Accepting A Breakup: The Art Of Making The Most Out Of Your Loss

by By Max Jancar | Last Updated: November 30, 2020

The 1920s gave birth to an outlandish individual. Some would describe him as a prolific writing legend, others an immature drunken asshole. We could argue that both descriptions are correct. This man was no other than Charles Bukowski.

He went on to create the most cynical, bleak, lewd, lurid, vulgar, yet secretly sensitive, and frankly the most beautiful poems, short stories, and novels I’ve ever come across. And at his core, this, on the surface disgusting and repulsive gambling drunk and whoremonger, actually had more character and depth than most.

After Bukowski’s death, people worldwide started a platitude of cults in his name. His work touched millions. His poems convinced the people who hated poetry to begin digesting it. His novels and stories acted as a bizarre inspiration for many writers, including myself. And his passing sprung a raging deluge of websites and online groups dedicated to him, most of which are active and rupturing with eyeballs, to this day.

The prominent parts of Bukowski’s emotional resilience to his glum life difficulties were his radical sense of self-awareness and self-acceptance. He recognized and accepted the flaws, fears, and imperfections of his being and gave the absurdity of his life the same treatment. As a result, Bukowski didn’t treat his numerous failures and fuckups at work, love, and life in general as something monumental, life-altering, or worse, life-ending. Interestingly, it was these traits of radical self-acceptance and awareness that made Buk so likable and charismatic in the first place.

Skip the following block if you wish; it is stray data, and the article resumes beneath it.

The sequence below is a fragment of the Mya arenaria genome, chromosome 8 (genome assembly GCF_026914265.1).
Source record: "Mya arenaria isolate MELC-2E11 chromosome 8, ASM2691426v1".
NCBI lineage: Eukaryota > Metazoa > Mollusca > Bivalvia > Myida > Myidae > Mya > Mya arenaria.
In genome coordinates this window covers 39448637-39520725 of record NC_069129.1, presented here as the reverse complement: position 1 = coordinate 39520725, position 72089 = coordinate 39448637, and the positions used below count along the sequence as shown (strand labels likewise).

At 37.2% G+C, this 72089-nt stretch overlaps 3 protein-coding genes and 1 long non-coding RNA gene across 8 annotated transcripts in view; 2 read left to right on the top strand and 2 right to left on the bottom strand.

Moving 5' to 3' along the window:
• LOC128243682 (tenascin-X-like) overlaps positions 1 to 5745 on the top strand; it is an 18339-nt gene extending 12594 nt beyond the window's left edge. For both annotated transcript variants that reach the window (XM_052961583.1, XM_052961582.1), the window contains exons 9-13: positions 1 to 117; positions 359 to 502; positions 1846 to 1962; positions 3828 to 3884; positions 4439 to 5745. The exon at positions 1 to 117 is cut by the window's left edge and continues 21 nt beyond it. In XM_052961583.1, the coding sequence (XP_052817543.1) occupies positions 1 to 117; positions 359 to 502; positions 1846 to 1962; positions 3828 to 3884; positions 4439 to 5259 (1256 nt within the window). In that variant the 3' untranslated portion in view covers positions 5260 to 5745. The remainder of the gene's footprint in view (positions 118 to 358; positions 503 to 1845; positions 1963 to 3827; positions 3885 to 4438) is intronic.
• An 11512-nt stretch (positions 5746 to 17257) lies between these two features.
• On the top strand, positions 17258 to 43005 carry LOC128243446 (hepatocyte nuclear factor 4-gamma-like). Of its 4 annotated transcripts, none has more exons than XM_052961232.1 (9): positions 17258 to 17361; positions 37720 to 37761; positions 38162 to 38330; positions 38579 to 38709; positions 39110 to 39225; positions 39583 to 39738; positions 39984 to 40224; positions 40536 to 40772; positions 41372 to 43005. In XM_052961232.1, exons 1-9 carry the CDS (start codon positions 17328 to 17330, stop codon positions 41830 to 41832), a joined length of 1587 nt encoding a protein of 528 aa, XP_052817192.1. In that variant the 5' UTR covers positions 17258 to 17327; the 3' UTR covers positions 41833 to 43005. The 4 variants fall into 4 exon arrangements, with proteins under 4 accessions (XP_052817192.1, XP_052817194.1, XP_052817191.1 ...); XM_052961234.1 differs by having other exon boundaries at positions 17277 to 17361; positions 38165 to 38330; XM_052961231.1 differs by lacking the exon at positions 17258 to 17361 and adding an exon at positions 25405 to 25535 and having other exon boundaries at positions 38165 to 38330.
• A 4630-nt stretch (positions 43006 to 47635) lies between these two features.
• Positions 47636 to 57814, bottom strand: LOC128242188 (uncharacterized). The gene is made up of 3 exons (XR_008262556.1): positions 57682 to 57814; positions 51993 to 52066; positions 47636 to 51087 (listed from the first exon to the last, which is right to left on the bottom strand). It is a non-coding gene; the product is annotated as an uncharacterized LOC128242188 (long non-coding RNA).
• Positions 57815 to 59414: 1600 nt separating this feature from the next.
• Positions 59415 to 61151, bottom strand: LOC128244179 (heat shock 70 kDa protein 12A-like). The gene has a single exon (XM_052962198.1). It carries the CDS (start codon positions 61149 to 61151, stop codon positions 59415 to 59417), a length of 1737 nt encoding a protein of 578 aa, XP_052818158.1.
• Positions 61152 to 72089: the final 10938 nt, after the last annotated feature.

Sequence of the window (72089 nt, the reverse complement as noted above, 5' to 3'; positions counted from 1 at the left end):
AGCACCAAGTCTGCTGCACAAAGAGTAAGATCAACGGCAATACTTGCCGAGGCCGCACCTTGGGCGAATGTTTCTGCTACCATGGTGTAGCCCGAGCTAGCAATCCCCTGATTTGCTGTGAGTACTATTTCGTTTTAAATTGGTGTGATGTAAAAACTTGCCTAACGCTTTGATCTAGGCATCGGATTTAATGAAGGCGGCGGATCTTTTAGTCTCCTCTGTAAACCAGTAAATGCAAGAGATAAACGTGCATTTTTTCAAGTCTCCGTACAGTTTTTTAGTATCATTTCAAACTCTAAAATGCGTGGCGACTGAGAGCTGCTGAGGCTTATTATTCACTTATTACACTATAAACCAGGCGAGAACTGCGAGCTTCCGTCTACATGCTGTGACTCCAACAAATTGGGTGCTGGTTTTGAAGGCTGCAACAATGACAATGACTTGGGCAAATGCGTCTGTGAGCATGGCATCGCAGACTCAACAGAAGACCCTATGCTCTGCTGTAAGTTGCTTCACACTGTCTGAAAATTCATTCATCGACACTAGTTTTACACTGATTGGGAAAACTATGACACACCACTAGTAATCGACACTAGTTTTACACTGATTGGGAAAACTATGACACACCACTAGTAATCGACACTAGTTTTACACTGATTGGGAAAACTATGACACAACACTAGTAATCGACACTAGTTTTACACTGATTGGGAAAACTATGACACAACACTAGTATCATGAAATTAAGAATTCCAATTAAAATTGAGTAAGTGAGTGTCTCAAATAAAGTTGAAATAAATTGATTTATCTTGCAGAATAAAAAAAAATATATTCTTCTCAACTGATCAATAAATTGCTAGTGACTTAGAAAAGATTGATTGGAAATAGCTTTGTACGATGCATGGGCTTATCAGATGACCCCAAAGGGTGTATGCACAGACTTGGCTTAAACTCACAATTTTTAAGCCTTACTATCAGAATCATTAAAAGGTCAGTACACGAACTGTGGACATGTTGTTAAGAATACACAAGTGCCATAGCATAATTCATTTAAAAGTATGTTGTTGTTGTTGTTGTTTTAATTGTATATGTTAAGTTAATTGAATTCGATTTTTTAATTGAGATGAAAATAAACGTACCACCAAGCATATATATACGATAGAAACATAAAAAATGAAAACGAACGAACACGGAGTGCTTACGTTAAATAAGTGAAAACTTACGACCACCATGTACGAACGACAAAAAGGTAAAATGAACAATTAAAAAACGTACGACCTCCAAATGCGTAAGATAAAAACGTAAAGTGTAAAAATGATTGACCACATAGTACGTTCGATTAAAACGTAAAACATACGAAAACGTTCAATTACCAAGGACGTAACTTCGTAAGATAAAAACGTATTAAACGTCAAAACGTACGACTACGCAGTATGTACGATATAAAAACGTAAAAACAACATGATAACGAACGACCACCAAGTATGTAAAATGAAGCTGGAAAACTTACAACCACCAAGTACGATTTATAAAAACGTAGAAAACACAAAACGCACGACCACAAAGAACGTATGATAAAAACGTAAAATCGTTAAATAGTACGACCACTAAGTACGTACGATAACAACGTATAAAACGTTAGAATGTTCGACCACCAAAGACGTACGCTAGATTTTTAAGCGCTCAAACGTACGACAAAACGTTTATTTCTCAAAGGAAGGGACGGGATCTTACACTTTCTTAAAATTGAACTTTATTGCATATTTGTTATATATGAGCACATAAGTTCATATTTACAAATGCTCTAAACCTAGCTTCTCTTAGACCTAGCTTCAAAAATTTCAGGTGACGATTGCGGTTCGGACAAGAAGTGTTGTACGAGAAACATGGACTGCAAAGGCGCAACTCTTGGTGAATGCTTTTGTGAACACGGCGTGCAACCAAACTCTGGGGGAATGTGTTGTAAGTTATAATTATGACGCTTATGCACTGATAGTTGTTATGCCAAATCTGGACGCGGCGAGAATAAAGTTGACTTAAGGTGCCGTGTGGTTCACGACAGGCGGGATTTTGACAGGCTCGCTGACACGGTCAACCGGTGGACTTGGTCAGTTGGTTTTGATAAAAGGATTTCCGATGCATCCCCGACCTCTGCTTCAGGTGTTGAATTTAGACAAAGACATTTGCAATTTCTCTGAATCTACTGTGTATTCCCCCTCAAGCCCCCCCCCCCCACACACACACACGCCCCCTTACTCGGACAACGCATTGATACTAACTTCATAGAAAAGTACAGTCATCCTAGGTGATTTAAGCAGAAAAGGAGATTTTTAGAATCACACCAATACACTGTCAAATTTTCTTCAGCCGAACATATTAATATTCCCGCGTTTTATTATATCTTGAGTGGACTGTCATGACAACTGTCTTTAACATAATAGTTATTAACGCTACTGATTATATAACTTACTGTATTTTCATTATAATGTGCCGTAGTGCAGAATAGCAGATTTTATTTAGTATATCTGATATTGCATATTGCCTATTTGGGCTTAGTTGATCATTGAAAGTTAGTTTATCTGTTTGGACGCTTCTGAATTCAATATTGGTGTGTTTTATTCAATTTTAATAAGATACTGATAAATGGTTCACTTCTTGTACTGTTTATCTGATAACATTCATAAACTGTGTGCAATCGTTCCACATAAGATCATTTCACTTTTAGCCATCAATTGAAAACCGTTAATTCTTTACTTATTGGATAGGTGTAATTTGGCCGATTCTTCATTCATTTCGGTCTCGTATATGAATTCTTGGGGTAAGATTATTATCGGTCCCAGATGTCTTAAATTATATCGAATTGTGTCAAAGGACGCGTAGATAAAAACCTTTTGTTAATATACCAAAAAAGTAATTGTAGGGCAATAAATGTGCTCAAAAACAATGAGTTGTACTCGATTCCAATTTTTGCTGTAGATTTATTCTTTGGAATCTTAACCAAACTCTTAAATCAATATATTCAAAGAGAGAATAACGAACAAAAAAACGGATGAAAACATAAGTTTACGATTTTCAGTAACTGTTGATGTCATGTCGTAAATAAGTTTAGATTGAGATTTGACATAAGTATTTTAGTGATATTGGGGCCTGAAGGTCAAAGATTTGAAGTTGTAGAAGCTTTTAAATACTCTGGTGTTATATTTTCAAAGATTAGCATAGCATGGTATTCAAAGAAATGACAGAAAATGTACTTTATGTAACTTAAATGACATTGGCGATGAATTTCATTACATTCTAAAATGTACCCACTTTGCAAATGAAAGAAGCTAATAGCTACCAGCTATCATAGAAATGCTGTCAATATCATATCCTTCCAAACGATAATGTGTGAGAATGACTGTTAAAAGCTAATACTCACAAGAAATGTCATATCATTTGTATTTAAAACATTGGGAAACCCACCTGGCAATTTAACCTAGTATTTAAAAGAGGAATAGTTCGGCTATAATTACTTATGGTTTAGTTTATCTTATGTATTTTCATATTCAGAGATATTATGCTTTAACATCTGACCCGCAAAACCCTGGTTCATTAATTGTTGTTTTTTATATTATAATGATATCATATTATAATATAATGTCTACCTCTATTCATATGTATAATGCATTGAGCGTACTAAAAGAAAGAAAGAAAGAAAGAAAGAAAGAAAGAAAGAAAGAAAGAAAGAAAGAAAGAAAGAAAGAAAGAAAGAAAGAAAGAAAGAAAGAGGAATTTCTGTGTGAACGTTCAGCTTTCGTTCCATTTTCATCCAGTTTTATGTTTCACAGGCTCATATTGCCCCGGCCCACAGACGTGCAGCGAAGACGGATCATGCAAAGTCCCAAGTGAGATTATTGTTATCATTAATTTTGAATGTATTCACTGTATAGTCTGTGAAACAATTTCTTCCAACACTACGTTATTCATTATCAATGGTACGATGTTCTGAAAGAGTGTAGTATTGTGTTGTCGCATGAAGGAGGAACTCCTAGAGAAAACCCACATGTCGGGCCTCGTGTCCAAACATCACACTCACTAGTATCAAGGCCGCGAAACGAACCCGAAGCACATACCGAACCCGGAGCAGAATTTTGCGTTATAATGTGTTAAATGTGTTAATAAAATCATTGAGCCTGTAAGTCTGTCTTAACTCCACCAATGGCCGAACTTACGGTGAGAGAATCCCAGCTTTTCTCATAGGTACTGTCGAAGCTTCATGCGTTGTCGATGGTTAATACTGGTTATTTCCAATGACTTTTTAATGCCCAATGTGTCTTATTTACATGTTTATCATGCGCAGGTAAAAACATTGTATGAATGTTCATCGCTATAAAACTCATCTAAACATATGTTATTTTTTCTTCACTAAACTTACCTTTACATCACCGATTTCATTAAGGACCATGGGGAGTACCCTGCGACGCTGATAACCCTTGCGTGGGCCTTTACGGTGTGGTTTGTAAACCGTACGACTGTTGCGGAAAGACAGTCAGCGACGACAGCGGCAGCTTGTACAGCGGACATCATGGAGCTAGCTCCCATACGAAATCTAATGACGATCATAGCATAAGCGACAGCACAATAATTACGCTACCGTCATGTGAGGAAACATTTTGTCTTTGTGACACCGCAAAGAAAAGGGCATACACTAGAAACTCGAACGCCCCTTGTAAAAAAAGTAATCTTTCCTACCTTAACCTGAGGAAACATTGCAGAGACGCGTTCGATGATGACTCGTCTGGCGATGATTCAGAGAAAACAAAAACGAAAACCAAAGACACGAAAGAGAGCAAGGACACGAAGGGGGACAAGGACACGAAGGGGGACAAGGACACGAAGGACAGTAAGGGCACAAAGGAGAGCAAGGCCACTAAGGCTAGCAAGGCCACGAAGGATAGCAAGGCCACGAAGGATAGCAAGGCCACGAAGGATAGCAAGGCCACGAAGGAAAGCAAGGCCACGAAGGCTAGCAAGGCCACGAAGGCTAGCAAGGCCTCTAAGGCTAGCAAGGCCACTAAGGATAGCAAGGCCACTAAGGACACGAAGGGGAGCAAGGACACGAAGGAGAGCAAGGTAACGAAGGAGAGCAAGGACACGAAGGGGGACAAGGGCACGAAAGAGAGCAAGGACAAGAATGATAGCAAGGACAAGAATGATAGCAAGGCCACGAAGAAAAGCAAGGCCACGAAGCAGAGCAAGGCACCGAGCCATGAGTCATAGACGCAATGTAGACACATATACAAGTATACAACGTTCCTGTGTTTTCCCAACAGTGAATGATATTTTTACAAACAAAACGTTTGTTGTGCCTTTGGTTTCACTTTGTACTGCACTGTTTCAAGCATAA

It’s this “laugh at all the odds” attitude that I want to present to you in this article, with the hopes that you try to implement it, so situations like a breakup or any other life hurdles won’t be able to break you anymore.

the big picture of accepting a breakup

We all need acceptance, that is, the acceptance of our current situation and our response to it. As aforementioned, this attitude will enable you to unlock new levels of personal growth and emotional mastery. Here’s how you can cultivate it in the context of breakups.